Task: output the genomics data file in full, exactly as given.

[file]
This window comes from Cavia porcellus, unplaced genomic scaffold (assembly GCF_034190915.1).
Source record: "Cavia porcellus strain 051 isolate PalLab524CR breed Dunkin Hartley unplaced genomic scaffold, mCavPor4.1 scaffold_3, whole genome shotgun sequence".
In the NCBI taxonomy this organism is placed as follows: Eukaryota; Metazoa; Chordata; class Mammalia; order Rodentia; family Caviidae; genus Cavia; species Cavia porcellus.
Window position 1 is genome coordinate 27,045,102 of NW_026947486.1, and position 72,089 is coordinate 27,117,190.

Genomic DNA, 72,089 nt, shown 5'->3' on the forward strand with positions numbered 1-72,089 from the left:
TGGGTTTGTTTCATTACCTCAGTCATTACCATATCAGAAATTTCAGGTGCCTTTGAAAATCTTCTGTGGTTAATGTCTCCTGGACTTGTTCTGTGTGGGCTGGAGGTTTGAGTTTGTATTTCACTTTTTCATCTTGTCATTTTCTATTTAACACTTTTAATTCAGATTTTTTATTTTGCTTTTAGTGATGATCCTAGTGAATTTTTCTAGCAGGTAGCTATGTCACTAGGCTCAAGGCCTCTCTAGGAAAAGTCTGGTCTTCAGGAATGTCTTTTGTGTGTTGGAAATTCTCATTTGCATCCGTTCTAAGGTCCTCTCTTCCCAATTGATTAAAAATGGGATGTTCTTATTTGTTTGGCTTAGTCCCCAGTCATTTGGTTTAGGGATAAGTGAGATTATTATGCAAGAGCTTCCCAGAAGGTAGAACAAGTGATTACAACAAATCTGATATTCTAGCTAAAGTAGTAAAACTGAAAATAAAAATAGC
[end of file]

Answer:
This window comes from Cavia porcellus, unplaced genomic scaffold (assembly GCF_034190915.1).
Source record: "Cavia porcellus strain 051 isolate PalLab524CR breed Dunkin Hartley unplaced genomic scaffold, mCavPor4.1 scaffold_3, whole genome shotgun sequence".
In the NCBI taxonomy this organism is placed as follows: Eukaryota; Metazoa; Chordata; class Mammalia; order Rodentia; family Caviidae; genus Cavia; species Cavia porcellus.
Window position 1 is genome coordinate 27,045,102 of NW_026947486.1, and position 72,089 is coordinate 27,117,190.

Genomic DNA, 72,089 nt, shown 5'->3' on the forward strand with positions numbered 1-72,089 from the left:
TGGGTTTGTTTCATTACCTCAGTCATTACCATATCAGAAATTTCAGGTGCCTTTGAAAATCTTCTGTGGTTAATGTCTCCTGGACTTGTTCTGTGTGGGCTGGAGGTTTGAGTTTGTATTTCACTTTTTCATCTTGTCATTTTCTATTTAACACTTTTAATTCAGATTTTTTATTTTGCTTTTAGTGATGATCCTAGTGAATTTTTCTAGCAGGTAGCTATGTCACTAGGCTCAAGGCCTCTCTAGGAAAAGTCTGGTCTTCAGGAATGTCTTTTGTGTGTTGGAAATTCTCATTTGCATCCGTTCTAAGGTCCTCTCTTCCCAATTGATTAAAAATGGGATGTTCTTATTTGTTTGGCTTAGTCCCCAGTCATTTGGTTTAGGGATAAGTGAGATTATTATGCAAGAGCTTCCCAGAAGGTAGAACAAGTGATTACAACAAATCTGATATTCTAGCTAAAGTAGTAAAACTGAAAATAAAAATAGC